3. There are four tasks involved in the determination of an offspring’s genotype:

  1. The female parent must donate an allele for color.
  2. The female parent must donate an allele for size.
  3. The male parent must donate an allele for color.
  4. The male parent must donate an allele for size.

You could have also said that there were two tasks involved: the production of a gamete by the female parent, and the production of a gamete by the male parent. However, just keep in mind that production of each gamete includes the donation of an allele for both color and size, which would mean that each of the “gamete production” tasks could have more possible ways that they could be performed, each involving a combination of size and color alleles!

4. This question could be answered this way …

  1. Female parent’s donation of color allele: 2 ways (C or C’)
  2. Male parent’s donation of color allele: 2 ways (C or C’)
  3. Female parent’s donation of size allele: 2 ways (T or T’)
  4. Male parent’s donation of size allele: 2 ways (T or T’)

Or, if you considered this to be two tasks, the production of a gamete by each parent, the total number of ways each task can be performed are as follows:

  1. Female parent’s gamete produced: 4 ways (CT, CT’, C’T, C’T’)
  2. Male parent’s gamete produced: 4 ways (CT, CT’, C’T, C’T’)

5. In the tree diagram on the next page, the first branch point represents the possible alleles for color donated by one parent. The next set of branches represents the possible alleles for color donated by the other parent, given the allele for color donated by the first parent. The next set of branches represents possible alleles for thickness donated by one parent, given the alleles donated by both parents for color, and the final set of branches represents the possible alleles for thickness donated by the other parent, given the alleles donated by both parents for color, and the allele for thickness donated by the first parent. Finally, the outcomes after the arrows represent the resulting genotypes of the offspring in each scenario.

6. There are a total of 16 possible outcomes for this experiment.

7. As you can see in the tree diagram above, even though there are sixteen possible outcomes, some of those outcomes are the same, but just represent different ways that those outcomes could have occurred. There are only nine possible offspring genotypes (CCTT, CCTT’, CCT’T’, CC’TT, CC’TT’, CC’T’T’, C’C’TT, C’C’TT’, C’C’T’T’) from the cross of two parents both with the genotype CC’TT’, but some of these outcomes are more likely than others!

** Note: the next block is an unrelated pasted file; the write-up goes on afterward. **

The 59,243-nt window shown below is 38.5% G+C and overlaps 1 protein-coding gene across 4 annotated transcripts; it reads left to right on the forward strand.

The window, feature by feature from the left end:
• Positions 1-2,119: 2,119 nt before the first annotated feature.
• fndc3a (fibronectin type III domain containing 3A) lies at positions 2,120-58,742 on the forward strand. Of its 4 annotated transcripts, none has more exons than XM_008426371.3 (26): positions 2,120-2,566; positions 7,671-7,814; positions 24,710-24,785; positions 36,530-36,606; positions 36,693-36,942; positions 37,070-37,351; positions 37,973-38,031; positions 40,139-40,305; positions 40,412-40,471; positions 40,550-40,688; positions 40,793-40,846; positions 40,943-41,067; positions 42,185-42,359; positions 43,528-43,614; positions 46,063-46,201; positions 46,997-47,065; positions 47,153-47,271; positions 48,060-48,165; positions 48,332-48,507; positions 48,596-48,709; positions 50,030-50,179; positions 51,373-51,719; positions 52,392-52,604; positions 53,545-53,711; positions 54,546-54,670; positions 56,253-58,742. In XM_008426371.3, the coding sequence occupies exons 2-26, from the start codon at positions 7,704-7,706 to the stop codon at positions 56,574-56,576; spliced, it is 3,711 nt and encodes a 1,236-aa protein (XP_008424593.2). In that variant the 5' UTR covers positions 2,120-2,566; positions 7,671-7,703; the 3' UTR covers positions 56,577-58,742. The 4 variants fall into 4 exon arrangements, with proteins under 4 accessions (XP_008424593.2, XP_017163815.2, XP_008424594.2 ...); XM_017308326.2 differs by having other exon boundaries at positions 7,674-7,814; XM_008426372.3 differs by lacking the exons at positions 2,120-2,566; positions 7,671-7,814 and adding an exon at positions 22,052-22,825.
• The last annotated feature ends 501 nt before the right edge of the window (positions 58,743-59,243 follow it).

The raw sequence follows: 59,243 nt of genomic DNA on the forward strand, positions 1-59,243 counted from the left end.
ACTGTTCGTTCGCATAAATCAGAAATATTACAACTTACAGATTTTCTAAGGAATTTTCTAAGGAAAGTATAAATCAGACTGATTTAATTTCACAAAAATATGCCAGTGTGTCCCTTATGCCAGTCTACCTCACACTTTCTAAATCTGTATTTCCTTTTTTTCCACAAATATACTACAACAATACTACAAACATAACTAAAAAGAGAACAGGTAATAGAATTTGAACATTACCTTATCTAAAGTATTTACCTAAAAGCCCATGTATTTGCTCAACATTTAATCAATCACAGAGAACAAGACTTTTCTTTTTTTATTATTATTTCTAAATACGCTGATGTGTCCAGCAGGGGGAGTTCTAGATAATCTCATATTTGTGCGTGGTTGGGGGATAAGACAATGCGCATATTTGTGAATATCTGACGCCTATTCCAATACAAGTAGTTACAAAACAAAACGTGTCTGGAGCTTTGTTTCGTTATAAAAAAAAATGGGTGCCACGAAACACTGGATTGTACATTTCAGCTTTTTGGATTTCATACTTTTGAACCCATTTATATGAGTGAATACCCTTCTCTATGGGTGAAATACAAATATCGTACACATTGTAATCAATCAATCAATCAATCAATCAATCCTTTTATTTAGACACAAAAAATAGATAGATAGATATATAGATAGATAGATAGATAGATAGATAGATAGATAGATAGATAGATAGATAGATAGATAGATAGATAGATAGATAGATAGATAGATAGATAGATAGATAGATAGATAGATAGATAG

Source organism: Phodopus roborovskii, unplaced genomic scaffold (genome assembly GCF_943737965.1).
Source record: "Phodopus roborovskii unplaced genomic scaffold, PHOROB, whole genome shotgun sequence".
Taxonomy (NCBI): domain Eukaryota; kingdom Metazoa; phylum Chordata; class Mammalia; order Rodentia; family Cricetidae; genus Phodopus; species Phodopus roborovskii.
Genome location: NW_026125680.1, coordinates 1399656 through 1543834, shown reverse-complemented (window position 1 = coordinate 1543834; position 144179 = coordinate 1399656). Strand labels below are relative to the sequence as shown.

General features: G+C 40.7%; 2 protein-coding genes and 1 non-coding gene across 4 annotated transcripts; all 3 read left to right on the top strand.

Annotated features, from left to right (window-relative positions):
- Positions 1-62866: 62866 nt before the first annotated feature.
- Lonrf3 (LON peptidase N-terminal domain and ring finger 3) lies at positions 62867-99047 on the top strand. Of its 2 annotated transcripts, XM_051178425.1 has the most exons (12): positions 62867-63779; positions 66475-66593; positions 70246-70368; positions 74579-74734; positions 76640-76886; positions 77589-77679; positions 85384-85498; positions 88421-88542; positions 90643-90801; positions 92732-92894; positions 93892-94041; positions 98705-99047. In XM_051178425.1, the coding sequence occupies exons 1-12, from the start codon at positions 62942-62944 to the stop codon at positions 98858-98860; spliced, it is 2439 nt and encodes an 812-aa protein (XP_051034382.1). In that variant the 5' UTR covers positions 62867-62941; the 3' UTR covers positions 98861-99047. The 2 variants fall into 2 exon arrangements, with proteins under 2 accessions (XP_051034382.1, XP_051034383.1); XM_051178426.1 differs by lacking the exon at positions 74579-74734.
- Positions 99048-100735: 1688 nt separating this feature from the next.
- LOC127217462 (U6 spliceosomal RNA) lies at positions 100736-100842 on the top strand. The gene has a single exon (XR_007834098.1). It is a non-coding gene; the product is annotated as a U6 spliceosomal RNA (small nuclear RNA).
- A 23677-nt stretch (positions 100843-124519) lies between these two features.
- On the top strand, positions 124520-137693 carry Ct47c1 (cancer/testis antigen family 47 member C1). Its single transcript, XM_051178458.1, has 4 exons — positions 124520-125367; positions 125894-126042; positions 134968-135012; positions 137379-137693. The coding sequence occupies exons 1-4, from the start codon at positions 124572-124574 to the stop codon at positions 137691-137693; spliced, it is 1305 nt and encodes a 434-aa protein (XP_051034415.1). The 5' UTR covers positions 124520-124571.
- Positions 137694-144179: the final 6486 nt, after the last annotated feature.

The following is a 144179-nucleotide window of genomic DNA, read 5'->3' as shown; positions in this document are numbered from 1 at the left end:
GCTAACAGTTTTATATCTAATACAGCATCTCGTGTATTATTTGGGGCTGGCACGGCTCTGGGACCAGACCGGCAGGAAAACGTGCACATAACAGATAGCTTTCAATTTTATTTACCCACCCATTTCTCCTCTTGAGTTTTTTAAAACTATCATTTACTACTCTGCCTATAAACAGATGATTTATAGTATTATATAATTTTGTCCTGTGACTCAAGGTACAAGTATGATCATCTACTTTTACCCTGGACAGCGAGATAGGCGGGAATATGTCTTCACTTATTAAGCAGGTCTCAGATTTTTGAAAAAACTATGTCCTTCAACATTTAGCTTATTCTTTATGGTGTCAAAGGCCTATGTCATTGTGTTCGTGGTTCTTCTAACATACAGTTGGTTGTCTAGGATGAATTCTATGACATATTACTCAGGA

8. You should have found in all cases that P(A)P(B) = P(A and B). Recall that this is equivalent to the statement that the events A and B are independent.

9. The reason that it was important for there to be equal numbers of each of these types of chips is because if there had been, for example, one less thick white chip, this would have represented a situation where the two traits (color and size) did NOT assort independently, which was not the point of this exercise! In other words, if you were one thick white chip short, this would have represented that the red (C) and thick (T) alleles are more likely to go together during gamete production (which does happen sometimes with certain genes!).

Extended Links:
Khan Academy’s Intro to Heredity
http://www.youtube.com/watch?v=eEUvRrhmcxM&feature=relmfu

The Tech Museum’s Understanding Genetics Page: includes a calculator for determining the probability of your offspring’s eye color
http://www.thetech.org/genetics/

___________________

In Biology by Numbers, learn about the ways math can solve biological problems. Produced by the National Institute for Mathematical and Biological Synthesis (NIMBioS). NIMBioS brings together researchers from around the world to collaborate across disciplinary boundaries to investigate solutions to basic and applied problems in the life sciences. NIMBioS is sponsored by the National Science Foundation, the U.S. Department of Homeland Security, and the U.S. Department of Agriculture with additional support from The University of Tennessee, Knoxville.